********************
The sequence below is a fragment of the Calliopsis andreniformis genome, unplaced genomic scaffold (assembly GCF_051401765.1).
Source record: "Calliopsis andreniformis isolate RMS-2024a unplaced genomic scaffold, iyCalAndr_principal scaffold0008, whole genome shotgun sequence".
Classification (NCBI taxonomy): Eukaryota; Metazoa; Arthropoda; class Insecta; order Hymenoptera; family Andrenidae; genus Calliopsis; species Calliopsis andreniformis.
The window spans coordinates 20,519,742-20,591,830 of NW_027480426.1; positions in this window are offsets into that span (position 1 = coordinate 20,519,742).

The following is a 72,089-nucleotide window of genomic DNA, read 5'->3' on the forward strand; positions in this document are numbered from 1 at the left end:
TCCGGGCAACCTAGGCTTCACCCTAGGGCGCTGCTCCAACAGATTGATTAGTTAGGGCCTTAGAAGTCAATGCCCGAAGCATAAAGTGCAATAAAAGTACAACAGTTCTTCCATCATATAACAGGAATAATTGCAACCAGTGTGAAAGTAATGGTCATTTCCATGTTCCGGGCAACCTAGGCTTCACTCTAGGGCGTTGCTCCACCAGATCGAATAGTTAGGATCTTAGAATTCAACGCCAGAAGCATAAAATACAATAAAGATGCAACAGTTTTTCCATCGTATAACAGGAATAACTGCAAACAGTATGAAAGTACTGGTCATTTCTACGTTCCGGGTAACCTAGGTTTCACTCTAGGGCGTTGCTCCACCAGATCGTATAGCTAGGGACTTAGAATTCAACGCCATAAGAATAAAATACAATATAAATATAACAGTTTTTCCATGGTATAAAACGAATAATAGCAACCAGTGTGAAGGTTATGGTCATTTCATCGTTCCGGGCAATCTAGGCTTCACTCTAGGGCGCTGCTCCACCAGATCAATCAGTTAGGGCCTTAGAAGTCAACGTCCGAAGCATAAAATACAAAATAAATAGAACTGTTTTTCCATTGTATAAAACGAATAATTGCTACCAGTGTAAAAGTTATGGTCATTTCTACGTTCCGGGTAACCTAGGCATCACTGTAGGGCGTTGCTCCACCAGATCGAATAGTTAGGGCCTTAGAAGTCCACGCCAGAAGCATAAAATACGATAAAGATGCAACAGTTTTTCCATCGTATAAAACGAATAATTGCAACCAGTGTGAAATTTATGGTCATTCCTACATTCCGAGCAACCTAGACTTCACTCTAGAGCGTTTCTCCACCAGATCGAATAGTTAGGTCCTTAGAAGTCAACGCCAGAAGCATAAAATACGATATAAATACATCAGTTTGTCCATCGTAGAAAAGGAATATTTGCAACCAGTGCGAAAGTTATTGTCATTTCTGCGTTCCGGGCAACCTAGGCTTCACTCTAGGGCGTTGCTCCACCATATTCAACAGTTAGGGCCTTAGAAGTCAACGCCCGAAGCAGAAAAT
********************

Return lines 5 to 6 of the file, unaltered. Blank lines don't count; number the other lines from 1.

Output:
The following is a 72,089-nucleotide window of genomic DNA, read 5'->3' on the forward strand; positions in this document are numbered from 1 at the left end:
TCCGGGCAACCTAGGCTTCACCCTAGGGCGCTGCTCCAACAGATTGATTAGTTAGGGCCTTAGAAGTCAATGCCCGAAGCATAAAGTGCAATAAAAGTACAACAGTTCTTCCATCATATAACAGGAATAATTGCAACCAGTGTGAAAGTAATGGTCATTTCCATGTTCCGGGCAACCTAGGCTTCACTCTAGGGCGTTGCTCCACCAGATCGAATAGTTAGGATCTTAGAATTCAACGCCAGAAGCATAAAATACAATAAAGATGCAACAGTTTTTCCATCGTATAACAGGAATAACTGCAAACAGTATGAAAGTACTGGTCATTTCTACGTTCCGGGTAACCTAGGTTTCACTCTAGGGCGTTGCTCCACCAGATCGTATAGCTAGGGACTTAGAATTCAACGCCATAAGAATAAAATACAATATAAATATAACAGTTTTTCCATGGTATAAAACGAATAATAGCAACCAGTGTGAAGGTTATGGTCATTTCATCGTTCCGGGCAATCTAGGCTTCACTCTAGGGCGCTGCTCCACCAGATCAATCAGTTAGGGCCTTAGAAGTCAACGTCCGAAGCATAAAATACAAAATAAATAGAACTGTTTTTCCATTGTATAAAACGAATAATTGCTACCAGTGTAAAAGTTATGGTCATTTCTACGTTCCGGGTAACCTAGGCATCACTGTAGGGCGTTGCTCCACCAGATCGAATAGTTAGGGCCTTAGAAGTCCACGCCAGAAGCATAAAATACGATAAAGATGCAACAGTTTTTCCATCGTATAAAACGAATAATTGCAACCAGTGTGAAATTTATGGTCATTCCTACATTCCGAGCAACCTAGACTTCACTCTAGAGCGTTTCTCCACCAGATCGAATAGTTAGGTCCTTAGAAGTCAACGCCAGAAGCATAAAATACGATATAAATACATCAGTTTGTCCATCGTAGAAAAGGAATATTTGCAACCAGTGCGAAAGTTATTGTCATTTCTGCGTTCCGGGCAACCTAGGCTTCACTCTAGGGCGTTGCTCCACCATATTCAACAGTTAGGGCCTTAGAAGTCAACGCCCGAAGCAGAAAAT